2. Forelimb bud

Limbs: The forelimb buds are present. The hindlimbs are beginning to form as slight thickening of the mesoderm close to the caudal terminus of the embryo

Cranial: The neural tube remains open, extending to the caudal margin of the mesencephalon. Early meso-metencephalic constriction is apparent, and the metencephalon and mesencephalon become more distinct. The diencephalon becomes more prominent. The olfactory placodes are visible

Eye: The choroid fissure is obviously narrower, while the lens and optic cups become more defined and very faintly pigmented

Thorax: Three pharyngeal clefts are open. The mesonephros is larger, extending behind the presumptive liver, which has also increased in size from the previous stage. The margins of the otic vesicles become more defined. The tail bud begins to form

Somites: Have increased in number from the previous stage (approximately 46), extending past the thickening hindlimb mesoderm, but terminating before the tail bud

3. Hindlimb bud

Limbs: Both the fore and hindlimbs are becoming increasingly defined and are beginning to separate from the mesoderm. All limbs are approximately the same size

Cranial: Meso- and metencephalic constriction increases, giving the mesencephalon a more rounded appearance, and causing the metencephalon to appear more protuberant. The diencephalon becomes more apparent

Eye: The choroid fissure remains open, and the lens and optic cup become more distinct as pigmentation darkens on the lens

Thorax: Two pharyngeal clefts are open. All organs increase in size. The mesonephros extends higher in the body cavity. The endocardial tube (presumptive heart) constricts. The tail lengthens and begins to curl

Somites: Continue to increase in number as they are present past the hindlimb bud and into the developing tail (approximately 48)

4. Early limb bud

Limbs: Hind and forelimb buds are well defined and approximately the same size

Cranial: The margins of the mesencephalon are well defined, creating an obvious division between it and the metencephalon. The diencephalon increases in size. The neural tube narrows

Eye: Little change from previous stage

Thorax: All organs, aside from the embryonic kidney, are developing outside of the body cavity, but are beginning to become more enclosed within developing mesoderm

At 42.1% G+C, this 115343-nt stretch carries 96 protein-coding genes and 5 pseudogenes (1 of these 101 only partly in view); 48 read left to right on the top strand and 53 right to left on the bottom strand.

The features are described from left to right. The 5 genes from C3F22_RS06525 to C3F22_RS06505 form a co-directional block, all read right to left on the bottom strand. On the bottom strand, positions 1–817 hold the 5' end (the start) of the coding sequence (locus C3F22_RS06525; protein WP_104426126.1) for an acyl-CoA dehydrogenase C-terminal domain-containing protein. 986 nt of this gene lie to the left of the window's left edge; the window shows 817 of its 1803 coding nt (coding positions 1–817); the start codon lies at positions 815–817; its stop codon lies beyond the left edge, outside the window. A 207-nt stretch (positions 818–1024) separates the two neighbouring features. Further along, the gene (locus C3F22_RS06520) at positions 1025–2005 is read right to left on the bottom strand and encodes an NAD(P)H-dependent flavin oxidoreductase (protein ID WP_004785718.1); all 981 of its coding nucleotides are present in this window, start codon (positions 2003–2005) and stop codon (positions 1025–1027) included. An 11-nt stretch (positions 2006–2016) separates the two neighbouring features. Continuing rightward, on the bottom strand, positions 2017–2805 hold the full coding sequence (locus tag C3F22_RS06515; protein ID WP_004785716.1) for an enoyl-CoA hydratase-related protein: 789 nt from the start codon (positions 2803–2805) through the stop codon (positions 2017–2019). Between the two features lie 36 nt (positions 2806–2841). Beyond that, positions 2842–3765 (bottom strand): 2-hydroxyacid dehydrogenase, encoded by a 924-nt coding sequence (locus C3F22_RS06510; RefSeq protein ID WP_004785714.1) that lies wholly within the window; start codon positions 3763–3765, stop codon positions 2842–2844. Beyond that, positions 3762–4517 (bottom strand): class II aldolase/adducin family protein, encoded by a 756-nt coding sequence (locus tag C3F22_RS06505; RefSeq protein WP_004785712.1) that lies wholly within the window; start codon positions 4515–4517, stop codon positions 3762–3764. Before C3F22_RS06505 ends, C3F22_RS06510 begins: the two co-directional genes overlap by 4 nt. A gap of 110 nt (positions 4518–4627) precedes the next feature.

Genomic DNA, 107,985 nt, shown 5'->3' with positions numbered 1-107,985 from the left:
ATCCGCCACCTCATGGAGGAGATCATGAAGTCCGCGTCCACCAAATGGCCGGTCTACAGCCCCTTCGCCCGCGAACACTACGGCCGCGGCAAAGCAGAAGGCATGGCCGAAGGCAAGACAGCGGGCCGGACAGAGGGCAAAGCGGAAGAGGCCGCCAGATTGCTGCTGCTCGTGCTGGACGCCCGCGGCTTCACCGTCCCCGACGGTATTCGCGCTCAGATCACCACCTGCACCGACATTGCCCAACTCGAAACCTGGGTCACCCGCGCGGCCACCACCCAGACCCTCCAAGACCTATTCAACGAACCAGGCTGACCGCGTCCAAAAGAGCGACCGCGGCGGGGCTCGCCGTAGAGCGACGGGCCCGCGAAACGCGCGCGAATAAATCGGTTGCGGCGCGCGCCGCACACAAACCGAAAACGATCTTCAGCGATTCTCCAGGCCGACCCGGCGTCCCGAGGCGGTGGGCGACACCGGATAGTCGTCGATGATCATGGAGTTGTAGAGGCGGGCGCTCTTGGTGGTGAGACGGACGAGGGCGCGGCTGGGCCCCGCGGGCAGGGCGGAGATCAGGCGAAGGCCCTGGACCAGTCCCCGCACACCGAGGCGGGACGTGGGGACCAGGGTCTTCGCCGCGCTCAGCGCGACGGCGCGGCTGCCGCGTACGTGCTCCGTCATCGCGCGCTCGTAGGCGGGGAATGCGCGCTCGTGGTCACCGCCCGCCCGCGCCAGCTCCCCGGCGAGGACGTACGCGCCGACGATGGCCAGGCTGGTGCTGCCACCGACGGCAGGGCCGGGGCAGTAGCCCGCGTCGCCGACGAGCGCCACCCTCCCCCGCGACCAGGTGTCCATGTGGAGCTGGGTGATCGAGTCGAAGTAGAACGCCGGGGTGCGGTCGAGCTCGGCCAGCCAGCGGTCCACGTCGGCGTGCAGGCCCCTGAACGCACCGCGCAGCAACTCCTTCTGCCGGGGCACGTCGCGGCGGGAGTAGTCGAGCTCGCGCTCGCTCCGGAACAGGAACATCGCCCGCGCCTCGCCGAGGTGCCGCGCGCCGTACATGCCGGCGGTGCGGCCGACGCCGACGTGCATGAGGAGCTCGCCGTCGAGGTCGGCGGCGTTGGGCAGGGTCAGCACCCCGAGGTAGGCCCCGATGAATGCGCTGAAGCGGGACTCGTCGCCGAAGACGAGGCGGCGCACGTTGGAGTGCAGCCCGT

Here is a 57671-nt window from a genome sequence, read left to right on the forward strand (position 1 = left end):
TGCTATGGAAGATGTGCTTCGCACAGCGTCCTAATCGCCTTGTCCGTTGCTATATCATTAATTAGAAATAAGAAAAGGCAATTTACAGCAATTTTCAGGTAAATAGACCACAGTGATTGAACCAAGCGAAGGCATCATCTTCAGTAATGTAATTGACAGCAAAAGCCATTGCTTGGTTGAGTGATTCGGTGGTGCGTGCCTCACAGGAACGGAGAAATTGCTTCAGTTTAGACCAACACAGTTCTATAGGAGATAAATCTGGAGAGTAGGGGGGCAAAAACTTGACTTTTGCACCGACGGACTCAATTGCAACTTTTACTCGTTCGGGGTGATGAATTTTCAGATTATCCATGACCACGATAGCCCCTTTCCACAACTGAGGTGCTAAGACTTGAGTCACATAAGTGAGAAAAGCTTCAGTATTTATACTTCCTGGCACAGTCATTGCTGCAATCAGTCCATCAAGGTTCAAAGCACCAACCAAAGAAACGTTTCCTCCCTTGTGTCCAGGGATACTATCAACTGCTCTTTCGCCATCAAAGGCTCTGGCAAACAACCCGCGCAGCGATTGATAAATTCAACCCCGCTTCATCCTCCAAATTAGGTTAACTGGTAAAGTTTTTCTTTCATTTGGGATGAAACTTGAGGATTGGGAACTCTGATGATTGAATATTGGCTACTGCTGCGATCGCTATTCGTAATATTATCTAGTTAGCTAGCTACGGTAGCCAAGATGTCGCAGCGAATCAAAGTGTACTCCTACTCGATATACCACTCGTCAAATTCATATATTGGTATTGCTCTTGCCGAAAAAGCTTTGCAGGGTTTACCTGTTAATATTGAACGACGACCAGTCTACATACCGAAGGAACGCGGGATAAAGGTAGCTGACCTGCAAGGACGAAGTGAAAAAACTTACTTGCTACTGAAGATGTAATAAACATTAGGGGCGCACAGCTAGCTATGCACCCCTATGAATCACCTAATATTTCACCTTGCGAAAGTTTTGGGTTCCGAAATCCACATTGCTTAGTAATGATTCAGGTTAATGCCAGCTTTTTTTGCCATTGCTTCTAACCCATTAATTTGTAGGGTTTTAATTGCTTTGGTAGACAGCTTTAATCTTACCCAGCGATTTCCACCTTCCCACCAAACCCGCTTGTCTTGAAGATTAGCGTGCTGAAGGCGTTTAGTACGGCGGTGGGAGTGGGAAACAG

5. Late limb bud

Limbs: Both the hind and forelimb buds have increased in size and begin to show a slight pinching between the length of the limb and the developing hand

Cranial: The mesencephalon continues to develop as a large, translucent protuberance. The metencephalon reduces, while the diencephalon continues to increase in size

Eye: The eyes have become much larger and protuberant, taking on a uniform light brown colouration with diffuse black pigmentation surrounding the developing pupil

Thorax: The heart is internalised, while the intestines remain herniated

Genitalia: The cloaca begins to form as a small indentation between the hindlimb buds

6. Paddle-shaped limb bud

Limbs: Both the hind and forelimbs have a distinct paddle, or spade-like shape, but no delineated phalanges

Cranial: The mesencephalon becomes slightly less protuberant and translucent, while the diencephalon becomes less translucent and moves towards the mesencephalon

Eye: The eyes continue to increase in size, while the black pigmentation around the pupil becomes less diffuse

Thorax: The intestines are almost completely enclosed within the body cavity

Genitalia: The cloaca continues to become more defined as very small genital swellings begin to form on either side of the cloacal opening, between the hindlimbs

7. Digital plate

Limbs: Both the hind and forelimbs have become obviously proximodistally segmented, increase in width and become slightly pointed at the apex. Faint digit condensations are visible

Cranial: The mesencephalon reduces further and becomes less translucent. There is also some definition of the presumptive paired brain swellings as the diencephalon continues to move towards the mesencephalon

Eye: The eyes become more protuberant and the eyelid begins to form as a thin, translucent covering of skin around the ventral margin of the eye

Thorax: All organs have become completely internalised

Genitalia: The genital swellings increase in size and the anterior and posterior cloacal lips start to develop

8. Digital condensations